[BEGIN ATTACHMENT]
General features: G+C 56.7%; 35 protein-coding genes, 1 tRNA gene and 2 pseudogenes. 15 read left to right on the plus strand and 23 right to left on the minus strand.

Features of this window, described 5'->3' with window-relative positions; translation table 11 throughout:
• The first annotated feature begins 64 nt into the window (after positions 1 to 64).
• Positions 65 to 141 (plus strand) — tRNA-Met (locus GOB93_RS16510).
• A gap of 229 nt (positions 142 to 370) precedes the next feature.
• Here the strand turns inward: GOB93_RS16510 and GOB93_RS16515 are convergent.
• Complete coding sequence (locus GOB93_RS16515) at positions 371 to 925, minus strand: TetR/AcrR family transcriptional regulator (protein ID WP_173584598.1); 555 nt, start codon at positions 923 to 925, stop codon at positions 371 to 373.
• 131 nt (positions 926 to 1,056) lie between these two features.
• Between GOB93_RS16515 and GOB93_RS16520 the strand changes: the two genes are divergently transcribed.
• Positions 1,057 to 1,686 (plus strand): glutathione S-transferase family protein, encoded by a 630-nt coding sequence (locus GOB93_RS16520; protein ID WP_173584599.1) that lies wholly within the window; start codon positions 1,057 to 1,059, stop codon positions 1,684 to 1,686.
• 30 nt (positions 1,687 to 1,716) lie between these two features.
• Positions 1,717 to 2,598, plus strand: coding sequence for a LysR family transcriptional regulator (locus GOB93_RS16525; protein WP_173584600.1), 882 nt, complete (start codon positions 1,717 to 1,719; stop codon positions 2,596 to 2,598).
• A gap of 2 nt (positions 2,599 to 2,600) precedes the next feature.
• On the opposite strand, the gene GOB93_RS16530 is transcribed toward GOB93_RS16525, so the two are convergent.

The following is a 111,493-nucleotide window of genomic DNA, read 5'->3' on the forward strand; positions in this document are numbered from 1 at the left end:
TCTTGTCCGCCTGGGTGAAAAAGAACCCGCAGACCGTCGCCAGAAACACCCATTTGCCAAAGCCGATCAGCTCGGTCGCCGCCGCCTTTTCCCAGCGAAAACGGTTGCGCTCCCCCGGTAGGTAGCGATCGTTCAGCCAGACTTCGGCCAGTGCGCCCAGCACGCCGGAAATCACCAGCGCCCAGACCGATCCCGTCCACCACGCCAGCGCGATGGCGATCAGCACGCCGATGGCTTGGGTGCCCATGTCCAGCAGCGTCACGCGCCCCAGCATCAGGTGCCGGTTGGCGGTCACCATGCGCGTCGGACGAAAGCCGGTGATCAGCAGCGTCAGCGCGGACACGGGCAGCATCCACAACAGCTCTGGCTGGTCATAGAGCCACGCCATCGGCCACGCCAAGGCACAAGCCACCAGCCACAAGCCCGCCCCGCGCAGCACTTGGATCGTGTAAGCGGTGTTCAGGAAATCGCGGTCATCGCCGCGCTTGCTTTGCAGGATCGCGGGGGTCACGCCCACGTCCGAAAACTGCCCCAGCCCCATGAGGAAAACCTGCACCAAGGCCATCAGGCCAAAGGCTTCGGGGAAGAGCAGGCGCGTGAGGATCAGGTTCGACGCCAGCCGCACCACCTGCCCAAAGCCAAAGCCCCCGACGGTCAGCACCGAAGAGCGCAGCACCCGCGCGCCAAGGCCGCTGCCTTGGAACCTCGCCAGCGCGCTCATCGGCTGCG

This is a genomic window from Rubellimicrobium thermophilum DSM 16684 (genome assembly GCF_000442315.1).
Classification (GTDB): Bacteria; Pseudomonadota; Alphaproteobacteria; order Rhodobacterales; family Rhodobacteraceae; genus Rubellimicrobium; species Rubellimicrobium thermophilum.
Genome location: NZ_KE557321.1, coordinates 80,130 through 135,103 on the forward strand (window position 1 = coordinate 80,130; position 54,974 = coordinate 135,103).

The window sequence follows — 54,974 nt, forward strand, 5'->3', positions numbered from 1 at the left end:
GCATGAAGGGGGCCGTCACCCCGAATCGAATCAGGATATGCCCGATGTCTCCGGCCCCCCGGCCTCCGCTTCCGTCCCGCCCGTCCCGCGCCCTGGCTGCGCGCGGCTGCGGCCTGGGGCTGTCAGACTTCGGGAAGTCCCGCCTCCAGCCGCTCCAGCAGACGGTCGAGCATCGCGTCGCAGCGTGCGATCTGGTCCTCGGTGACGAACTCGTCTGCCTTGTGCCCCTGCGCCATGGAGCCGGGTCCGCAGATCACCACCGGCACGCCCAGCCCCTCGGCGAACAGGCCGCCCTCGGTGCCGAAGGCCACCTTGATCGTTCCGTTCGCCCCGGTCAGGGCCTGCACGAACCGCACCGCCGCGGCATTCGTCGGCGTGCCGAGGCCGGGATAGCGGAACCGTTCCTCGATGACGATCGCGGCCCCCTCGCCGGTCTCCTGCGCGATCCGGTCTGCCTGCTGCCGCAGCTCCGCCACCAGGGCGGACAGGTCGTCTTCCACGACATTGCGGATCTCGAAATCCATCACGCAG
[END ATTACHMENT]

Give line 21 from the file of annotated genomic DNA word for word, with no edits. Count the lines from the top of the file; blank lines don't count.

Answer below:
GCATGAAGGGGGCCGTCACCCCGAATCGAATCAGGATATGCCCGATGTCTCCGGCCCCCCGGCCTCCGCTTCCGTCCCGCCCGTCCCGCGCCCTGGCTGCGCGCGGCTGCGGCCTGGGGCTGTCAGACTTCGGGAAGTCCCGCCTCCAGCCGCTCCAGCAGACGGTCGAGCATCGCGTCGCAGCGTGCGATCTGGTCCTCGGTGACGAACTCGTCTGCCTTGTGCCCCTGCGCCATGGAGCCGGGTCCGCAGATCACCACCGGCACGCCCAGCCCCTCGGCGAACAGGCCGCCCTCGGTGCCGAAGGCCACCTTGATCGTTCCGTTCGCCCCGGTCAGGGCCTGCACGAACCGCACCGCCGCGGCATTCGTCGGCGTGCCGAGGCCGGGATAGCGGAACCGTTCCTCGATGACGATCGCGGCCCCCTCGCCGGTCTCCTGCGCGATCCGGTCTGCCTGCTGCCGCAGCTCCGCCACCAGGGCGGACAGGTCGTCTTCCACGACATTGCGGATCTCGAAATCCATCACGCAG